Once someone has been seen in a negative light, people will rarely change their opinion—no matter how strong the rebranding effort may be. (Sorry Bieber, your music might be good now, but we don't know if we can forgive you for that egging incident.)
And the reputations of foods are no different. Once something has been dubbed an "unhealthy" or "fattening" choice, many health-minded folks won't think twice before leaving it in the dust. But not all foods deserve their bad reputations! (Or their good ones, for that matter—health halos, we're looking at you.) With nutrition research emerging every day, there are a number of nutrient-packed eats that scientists are now finding won't pack on the pounds, or contribute to a slew of health issues like we once thought.
In fact, a number of foods that we've been told are "bad" can actually help the scale tip in your favor. Not only that, but they offer many protective health benefits that can help ward off the very disease they were initially connected to. Learn the truth about these misunderstood foods below, and cross them off your "do not eat" list.
1. Everything With Fat
Out with the old: All fat makes you fat. In with the new: The right kinds of fats help increase satiety, maximize your metabolism, protect against heart disease, speed nutrients through your body, and improve your fat-soluble vitamin uptake.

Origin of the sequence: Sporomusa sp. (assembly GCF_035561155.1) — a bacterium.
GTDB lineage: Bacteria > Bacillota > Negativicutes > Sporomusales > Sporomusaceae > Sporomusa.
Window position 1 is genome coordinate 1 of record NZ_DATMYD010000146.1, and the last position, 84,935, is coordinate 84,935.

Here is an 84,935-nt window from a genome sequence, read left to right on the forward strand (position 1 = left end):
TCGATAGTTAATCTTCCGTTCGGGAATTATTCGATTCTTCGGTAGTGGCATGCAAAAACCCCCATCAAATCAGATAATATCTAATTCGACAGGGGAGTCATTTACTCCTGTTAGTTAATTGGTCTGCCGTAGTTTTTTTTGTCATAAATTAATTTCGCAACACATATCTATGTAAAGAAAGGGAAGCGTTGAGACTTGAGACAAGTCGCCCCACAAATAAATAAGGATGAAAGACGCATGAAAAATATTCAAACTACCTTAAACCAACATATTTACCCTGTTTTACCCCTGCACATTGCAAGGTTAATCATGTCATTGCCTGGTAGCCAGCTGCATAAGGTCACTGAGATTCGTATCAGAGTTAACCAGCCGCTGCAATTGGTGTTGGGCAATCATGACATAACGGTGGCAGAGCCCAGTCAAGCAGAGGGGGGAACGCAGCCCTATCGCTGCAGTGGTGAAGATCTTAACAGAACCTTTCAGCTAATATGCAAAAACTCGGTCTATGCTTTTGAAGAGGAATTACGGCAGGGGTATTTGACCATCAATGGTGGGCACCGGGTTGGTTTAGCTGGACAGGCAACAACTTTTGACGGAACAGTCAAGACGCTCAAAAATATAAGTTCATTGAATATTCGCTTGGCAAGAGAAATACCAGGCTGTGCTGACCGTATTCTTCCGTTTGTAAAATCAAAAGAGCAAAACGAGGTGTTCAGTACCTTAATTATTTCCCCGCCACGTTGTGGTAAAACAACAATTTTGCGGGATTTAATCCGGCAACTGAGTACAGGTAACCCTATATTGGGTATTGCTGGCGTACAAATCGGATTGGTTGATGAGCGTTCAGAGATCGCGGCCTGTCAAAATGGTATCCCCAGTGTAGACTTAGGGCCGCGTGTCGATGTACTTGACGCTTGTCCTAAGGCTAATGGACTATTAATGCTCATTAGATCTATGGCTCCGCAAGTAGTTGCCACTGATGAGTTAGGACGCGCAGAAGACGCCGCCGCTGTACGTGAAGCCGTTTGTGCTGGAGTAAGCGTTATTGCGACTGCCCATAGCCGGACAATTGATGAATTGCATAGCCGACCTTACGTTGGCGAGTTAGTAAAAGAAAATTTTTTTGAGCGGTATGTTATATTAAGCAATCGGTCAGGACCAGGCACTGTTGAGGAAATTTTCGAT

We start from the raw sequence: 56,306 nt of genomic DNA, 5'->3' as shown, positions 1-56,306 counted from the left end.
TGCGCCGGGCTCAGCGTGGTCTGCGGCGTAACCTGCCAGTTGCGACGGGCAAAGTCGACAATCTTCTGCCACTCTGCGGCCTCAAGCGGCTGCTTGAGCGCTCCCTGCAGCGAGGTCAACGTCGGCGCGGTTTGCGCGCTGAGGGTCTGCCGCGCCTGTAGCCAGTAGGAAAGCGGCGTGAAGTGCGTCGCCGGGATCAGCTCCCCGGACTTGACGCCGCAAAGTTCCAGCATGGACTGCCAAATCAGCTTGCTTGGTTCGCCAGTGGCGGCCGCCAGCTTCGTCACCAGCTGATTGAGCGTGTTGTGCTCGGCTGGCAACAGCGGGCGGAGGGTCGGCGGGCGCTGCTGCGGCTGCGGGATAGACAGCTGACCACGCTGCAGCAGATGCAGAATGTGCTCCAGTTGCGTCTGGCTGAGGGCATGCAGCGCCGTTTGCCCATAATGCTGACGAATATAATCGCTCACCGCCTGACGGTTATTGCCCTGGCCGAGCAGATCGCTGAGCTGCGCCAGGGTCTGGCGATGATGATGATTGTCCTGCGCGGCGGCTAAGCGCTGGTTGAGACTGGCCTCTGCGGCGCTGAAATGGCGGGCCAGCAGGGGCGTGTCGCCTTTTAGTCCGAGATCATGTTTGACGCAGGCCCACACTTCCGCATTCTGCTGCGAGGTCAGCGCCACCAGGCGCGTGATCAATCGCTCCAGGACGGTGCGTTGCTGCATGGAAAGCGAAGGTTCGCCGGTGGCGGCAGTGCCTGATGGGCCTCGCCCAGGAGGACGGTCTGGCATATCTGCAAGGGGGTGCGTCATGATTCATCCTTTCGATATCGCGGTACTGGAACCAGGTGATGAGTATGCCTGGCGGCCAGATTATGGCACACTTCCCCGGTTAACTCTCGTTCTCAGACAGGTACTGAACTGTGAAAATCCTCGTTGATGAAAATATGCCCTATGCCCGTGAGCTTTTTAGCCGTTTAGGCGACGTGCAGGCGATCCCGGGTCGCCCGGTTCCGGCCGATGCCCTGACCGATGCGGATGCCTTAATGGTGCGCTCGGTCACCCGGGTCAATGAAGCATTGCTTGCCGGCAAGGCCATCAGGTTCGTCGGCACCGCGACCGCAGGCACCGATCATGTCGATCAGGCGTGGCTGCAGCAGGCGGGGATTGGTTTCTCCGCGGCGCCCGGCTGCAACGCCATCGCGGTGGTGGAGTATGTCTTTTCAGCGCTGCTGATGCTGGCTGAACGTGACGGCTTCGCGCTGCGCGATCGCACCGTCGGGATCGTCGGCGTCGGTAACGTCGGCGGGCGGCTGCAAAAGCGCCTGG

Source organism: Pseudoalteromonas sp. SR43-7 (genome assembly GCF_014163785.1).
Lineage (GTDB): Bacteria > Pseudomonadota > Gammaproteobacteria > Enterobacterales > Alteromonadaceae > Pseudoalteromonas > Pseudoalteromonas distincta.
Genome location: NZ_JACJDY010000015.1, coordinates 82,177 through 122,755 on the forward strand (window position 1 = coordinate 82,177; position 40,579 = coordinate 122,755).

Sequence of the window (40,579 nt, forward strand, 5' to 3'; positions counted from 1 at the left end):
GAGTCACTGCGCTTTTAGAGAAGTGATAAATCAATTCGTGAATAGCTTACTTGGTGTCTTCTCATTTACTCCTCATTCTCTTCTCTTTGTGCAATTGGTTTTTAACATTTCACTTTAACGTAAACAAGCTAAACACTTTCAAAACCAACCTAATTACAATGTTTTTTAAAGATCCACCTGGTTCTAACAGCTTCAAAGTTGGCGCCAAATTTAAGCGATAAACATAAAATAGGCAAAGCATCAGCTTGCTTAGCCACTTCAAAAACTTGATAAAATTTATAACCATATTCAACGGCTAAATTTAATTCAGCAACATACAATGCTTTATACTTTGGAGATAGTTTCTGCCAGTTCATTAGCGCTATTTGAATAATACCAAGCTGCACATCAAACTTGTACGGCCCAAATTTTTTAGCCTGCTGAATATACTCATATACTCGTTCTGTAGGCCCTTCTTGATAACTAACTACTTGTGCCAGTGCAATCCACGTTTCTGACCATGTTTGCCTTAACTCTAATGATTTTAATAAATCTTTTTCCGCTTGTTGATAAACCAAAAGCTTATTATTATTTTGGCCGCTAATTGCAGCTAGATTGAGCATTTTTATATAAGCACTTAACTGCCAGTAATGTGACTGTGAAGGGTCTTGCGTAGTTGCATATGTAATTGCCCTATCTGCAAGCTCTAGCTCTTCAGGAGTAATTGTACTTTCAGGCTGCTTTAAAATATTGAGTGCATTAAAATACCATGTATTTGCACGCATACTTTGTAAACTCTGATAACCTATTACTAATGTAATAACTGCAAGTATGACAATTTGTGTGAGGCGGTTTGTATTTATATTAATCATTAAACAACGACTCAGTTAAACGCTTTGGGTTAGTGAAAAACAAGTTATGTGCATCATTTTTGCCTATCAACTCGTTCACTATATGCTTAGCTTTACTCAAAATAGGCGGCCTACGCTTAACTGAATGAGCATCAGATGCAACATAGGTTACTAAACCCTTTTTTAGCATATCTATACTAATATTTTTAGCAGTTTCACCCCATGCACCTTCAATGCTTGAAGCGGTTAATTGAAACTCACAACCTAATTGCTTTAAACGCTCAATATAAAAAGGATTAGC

You thought people who eat fat are fat? Well, no, not necessarily. Our bodies need dietary fat (which is why many fats are called "essential") in order to lose weight and function properly. And the right kinds of fats do wonders for weight loss and nutrient intake. Not to mention, most of the minimally processed, high-fat foods also come packaged with many important micronutrients, from vitamins and minerals to free-radical fighting antioxidants to help you stay fit and trim. You won't get that with sugar-laden, low-fat, ultra-processed junk. Case-in-point: many studies have found that when people reduce how much fat they eat, they typically replace it with sugar or carbohydrates, both of which can have disastrous effects on insulin and diabetes risk.
Out with the old: Egg yolks are high in cholesterol, which means eating them will raise your cholesterol levels, putting you at risk for heart disease. In with the new: New research has found that cholesterol levels in our bodies are impacted by the types of fats in our food, not as much from the dietary cholesterol content.